In 2013, Vega et al.[4] proposed the moving epidemic method (MEM) to establish influenza epidemic thresholds. This method was later adopted for assessing the intensity of influenza epidemics[5]. The European Centre for Disease Prevention and Control has achieved favorable results by using MEM for influenza surveillance and early warning in European countries[6]. Because the sensitivity, specificity, Youden’s index, and other quantitative indicators of the MEM model can be calculated, the fitting effect of the model can be directly evaluated. At the same time, the model has the advantages of simple operation, fast application, and ease of understanding. In recent years, it has also been used in China, and shows good results in terms of sensitivity and specificity[7]. In this study, MEM was used to model the HFMD surveillance data from Beijing as a baseline. The study aimed to explore the feasibility of using MEM for early warning of HFMD epidemics in Beijing, assess HFMD epidemic intensity in Beijing in 2020, and evaluate the reliability of the surveillance data and effectiveness of the MEM model. The results of this study may provide a reference for epidemic threshold development and intensity assessment for HFMD in Beijing.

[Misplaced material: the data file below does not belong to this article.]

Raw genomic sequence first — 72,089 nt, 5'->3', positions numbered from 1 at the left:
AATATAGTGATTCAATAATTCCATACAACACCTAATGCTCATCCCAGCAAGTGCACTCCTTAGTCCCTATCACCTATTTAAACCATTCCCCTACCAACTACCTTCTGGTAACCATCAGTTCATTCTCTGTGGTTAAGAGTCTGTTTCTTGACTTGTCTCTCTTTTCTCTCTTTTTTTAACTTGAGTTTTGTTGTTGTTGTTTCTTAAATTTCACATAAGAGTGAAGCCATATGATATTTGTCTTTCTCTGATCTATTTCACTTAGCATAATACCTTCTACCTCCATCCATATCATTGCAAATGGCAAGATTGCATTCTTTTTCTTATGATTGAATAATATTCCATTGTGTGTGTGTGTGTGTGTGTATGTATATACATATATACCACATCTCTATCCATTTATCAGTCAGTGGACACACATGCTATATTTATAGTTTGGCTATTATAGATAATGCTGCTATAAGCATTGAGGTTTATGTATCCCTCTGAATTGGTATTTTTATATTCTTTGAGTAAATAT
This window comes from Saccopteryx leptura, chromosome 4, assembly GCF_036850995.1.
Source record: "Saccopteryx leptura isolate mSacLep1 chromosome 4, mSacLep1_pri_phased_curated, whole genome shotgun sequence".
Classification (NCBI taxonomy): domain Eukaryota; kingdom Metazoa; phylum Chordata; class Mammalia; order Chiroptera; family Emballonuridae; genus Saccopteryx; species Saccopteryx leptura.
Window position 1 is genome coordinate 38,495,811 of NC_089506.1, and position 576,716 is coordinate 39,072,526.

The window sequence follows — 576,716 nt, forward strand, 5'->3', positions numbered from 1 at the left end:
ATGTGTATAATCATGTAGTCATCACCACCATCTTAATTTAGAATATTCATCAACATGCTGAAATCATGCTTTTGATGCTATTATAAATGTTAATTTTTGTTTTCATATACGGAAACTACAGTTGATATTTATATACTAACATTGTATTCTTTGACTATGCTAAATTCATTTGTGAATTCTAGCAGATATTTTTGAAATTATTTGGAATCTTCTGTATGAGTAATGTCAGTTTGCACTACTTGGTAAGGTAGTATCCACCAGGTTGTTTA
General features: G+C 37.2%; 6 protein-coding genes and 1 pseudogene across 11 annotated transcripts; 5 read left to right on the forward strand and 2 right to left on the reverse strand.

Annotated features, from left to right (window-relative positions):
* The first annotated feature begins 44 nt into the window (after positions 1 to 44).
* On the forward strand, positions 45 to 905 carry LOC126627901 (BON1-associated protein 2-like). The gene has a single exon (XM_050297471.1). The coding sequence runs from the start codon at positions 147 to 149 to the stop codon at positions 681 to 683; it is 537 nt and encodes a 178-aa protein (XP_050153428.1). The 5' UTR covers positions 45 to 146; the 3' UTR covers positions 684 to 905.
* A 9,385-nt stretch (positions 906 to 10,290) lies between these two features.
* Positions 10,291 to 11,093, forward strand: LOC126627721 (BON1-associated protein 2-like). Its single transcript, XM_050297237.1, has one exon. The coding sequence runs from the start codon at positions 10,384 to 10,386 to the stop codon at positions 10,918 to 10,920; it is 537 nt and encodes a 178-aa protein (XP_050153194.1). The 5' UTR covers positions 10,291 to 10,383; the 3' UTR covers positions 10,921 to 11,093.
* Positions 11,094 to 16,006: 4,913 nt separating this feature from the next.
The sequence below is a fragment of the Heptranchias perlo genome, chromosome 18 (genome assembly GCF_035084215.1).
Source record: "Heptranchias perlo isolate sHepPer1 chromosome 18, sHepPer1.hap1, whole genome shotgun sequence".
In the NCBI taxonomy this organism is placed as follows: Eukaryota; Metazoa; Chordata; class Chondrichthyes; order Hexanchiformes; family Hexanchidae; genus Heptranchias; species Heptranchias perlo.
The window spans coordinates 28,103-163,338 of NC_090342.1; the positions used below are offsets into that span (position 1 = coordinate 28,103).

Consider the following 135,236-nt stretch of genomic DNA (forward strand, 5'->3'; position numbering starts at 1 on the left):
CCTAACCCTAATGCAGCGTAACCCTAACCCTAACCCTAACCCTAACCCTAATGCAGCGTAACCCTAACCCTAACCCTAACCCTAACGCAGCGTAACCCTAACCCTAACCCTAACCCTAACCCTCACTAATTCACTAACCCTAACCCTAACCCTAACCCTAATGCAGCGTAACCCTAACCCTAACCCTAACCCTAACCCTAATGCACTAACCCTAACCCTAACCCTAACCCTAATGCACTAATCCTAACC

The number of HFMD cases in Beijing was obtained from the National Notifiable Infectious Disease Reporting Information System in China between 2011 and 2020. Population data were obtained from the National Bureau of Statistics of China (http://www.stats.gov.cn/). The reported incidence of HFMD (per 100,000 individuals) was calculated as the reported number of HFMD cases / number of permanent residents in a given year × 100,000. The MEM model is typically used for surveillance during the epidemic season characterized by a unimodal pattern. However, HFMD incidence in Beijing has shown a primary peak between April and July in the previous years, with occasional smaller sub-peaks between September and November[8]. As a result, the MEM model cannot be directly applied to HFMD in Beijing. Therefore, we focused on the primary HFMD peak during weeks 5–36 for modeling and early warning.